“AdvaMed supported goals of health care reform consistent with our long-held principles. We have consistently opposed the $29 billion medical device tax because of its damaging effects on economic competitiveness, jobs and the research and development needed to find tomorrow’s treatments and cures...We will continue to work with policymakers on both sides of the aisle to [repeal the device tax].”—Advanced Medical Technology Association (AdvaMed)

“…as an organization we have continued our mission of providing information and support to state regulators so that they may best serve their consumers and their markets. We will continue to work to give regulators the tools they need to ensure a stable health insurance marketplace in the states. Where the ACA provides states with latitude, regulators will continue to work with insurers, consumer groups and the public to provide the best regulatory framework going forward.”—National Association of Insurance Commissioners (NAIC)

“The major impact on the states from this ruling is that states now have more flexibility with their Medicaid programs. Looking ahead, [we are] encouraged that the court addressed the issue of federal coercion…It will be interesting to watch in the years ahead whether other federal programs that tie state implementation with large funding grants will be deemed unconstitutionally coercive.”—National Conference on State Legislatures (NCSL)

FDA approves diet drug

Wednesday, the U.S. Food and Drug Administration (FDA) approved (18-4) a new weight loss drug—the first in more than a decade. Lorcaserin will be marketed under the name Belviq and will be distributed by Eisai Pharmaceuticals.

Note: the FDA has been cautious about diet drug approvals due to concerns about side effects.


"The federal government does not have the power to order people to buy health insurance...The federal government does have the power to impose a tax on those without health insurance."

Chief Justice John Roberts, Majority Opinion, June 28, 2012

“The provision challenged under the Constitution is either a penalty or else a tax. Of course in many cases what was a regulatory mandate enforced by a penalty could have been imposed as a tax upon permissible action; or what was imposed as a tax upon permissible action could have been a regulatory mandate enforced by a penalty. But we know of no case, and the Government cites none, in which the imposition was, for constitutional purposes, both.”

Justices Scalia, Thomas, Kennedy, and Alito, Dissenting Opinion, June 28, 2012

“Thursday was destined to be an historic day for American liberty, and it was, though the new precedent is grim. The remarkable decision upholding the Affordable Care Act is shot through with confusion—the mandate that's really a tax, except when it isn't, and the government whose powers are limited and enumerated, except when they aren't.”

Wall Street Journal editorial, “The Roberts Rules,” June 28, 2012

Fact file

  • Spending on ACA implementation to date: $13.7 billion—31 percent ($4.2 billion) directly to state and local governments. (Source: Christine Vestal, The Pew Charitable Trusts, “What Happens to Health Law Money Already in State Coffers?” June 25, 2012)
  • Spending on ACA implementation since oral arguments ended March 28: $2.7 billion including $306.5 million to CO-OPs, $772 million to 81 organizations on June 15 after $122.6 million for a batch of innovation grants on May 8 through the Center for Medicare & Medicaid Innovation’s Innovation Challenge, $728 million in health center funding to 398 health centers on May 1, and six states received $181 million in grants announced in mid-May. (Source: Politico, “HHS pushes out cash ahead of ruling,” June 23, 2012)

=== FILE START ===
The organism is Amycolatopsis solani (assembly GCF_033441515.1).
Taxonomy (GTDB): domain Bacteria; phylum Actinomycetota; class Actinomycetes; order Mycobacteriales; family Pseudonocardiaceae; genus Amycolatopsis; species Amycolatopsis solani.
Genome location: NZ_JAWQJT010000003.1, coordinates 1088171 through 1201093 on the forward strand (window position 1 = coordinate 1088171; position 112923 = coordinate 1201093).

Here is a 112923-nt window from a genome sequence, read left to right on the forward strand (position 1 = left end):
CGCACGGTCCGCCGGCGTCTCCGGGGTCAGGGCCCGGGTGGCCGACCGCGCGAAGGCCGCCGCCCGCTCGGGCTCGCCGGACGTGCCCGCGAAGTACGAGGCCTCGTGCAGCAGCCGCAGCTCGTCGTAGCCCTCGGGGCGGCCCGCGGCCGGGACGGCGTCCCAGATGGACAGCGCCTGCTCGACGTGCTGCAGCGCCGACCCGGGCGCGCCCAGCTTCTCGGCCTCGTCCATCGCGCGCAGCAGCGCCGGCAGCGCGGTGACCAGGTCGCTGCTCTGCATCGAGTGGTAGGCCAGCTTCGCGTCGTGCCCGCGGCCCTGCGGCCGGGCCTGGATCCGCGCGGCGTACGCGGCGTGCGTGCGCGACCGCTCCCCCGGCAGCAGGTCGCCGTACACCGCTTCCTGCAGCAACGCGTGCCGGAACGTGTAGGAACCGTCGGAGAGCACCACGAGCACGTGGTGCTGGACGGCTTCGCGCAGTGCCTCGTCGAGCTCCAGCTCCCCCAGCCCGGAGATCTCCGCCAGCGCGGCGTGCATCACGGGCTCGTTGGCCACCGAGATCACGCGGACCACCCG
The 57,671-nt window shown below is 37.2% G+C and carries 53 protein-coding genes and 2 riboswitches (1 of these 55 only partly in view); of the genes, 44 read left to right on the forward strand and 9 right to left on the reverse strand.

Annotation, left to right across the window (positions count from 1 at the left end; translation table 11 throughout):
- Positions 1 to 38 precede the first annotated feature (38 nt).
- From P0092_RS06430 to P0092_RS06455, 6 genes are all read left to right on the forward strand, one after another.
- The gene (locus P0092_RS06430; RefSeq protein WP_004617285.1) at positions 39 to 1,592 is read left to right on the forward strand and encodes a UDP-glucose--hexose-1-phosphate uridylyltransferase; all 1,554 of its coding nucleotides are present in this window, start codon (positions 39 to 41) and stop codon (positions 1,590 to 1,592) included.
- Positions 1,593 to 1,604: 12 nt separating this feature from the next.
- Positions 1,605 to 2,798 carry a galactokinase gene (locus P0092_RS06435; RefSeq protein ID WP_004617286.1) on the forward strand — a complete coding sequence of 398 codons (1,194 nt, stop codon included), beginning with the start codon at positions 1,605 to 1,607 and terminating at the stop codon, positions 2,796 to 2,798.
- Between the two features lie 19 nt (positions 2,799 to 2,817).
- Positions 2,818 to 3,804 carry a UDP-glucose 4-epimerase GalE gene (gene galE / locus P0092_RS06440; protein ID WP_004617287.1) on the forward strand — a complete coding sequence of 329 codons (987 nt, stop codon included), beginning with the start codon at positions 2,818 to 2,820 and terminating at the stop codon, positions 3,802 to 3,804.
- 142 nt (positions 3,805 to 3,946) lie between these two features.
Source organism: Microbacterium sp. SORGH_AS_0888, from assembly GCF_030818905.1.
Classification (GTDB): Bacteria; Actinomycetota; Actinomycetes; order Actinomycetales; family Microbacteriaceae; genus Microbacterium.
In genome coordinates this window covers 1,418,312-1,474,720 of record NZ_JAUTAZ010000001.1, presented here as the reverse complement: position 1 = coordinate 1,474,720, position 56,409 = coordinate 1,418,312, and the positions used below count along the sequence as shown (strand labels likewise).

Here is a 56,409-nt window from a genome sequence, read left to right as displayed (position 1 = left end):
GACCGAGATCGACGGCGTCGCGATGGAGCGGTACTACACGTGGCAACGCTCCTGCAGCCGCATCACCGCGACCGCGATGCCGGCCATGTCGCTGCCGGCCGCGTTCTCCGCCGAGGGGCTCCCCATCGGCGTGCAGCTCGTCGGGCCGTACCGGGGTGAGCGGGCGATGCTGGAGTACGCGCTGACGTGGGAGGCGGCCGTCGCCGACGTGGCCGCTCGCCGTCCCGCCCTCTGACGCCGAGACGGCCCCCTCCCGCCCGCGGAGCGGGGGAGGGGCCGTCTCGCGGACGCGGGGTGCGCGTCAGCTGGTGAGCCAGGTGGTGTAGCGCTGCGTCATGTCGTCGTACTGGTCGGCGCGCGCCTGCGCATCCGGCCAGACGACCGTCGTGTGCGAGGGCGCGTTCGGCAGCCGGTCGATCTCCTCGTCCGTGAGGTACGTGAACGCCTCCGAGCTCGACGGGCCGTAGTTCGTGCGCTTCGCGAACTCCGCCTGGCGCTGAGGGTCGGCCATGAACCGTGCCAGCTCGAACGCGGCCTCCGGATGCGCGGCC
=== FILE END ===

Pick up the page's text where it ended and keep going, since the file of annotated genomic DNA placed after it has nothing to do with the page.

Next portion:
• Exchange update: two states have exchanges already (Utah and Massachusetts); 36 received federal planning grant money; 14 did not receive grants; one (Arkansas) state has indicated it will set up a partnership exchange with the federal government. (Source: HHS, June 2012)
  • Age of Supreme Court Justices: range from 52 years (Justice Kagan) to 79 (Justice Ginsburg); average age: 66.2. (Source:
  • Medicaid expansion: targeted for 17 million between 2014-2016 at a cost of $930 billion (2014-2022); states with the highest proportionate impact: LA, AR, SC, WV, FL. (Sources: Kaiser Family Foundation, Urban Institute)
  • Number of times the five conservatives on the Court have sided with liberals in 5-4 decisions since 2005: 30—Kennedy: 25, Thomas: 2, Scalia: 2, Roberts: 1. (Source: The New York Times, “Siding With the Liberal Wing,” June 28, 2012)
  • New taxes in ACA to fund: 21 totaling $675.3 billion over ten years. Biggest: additional 0.9 percent payroll tax on wages and self-employment income and 3.8 percent on dividends, capital gains, and other investment income on for taxpayers earning over $200,000 (singles) or $250,000 (married): $317.7 billion, “Cadillac tax” on high cost health plans: $111 billion, and an annual tax on insurance providers: $101.7 billion. (Source: House Committee on Ways and Means, “Supreme Court's Health Law Decision Leaves in Place 21 Tax Hikes Costing Taxpayers More Than $675 Billion,” June 28, 2012)
National health reform: What now?




National health reform: What now?

National health reform is here. The health reform bills (HR3590 and HR4872) are now law and will trigger sweeping changes and disruptions – some rather quickly and some over many years. The industry is asking, “What now?” At Deloitte, we continue to explore and debate the key questions facing the industry, and we look forward to helping our clients find and implement the right answers for their organizations. To learn more, visit today.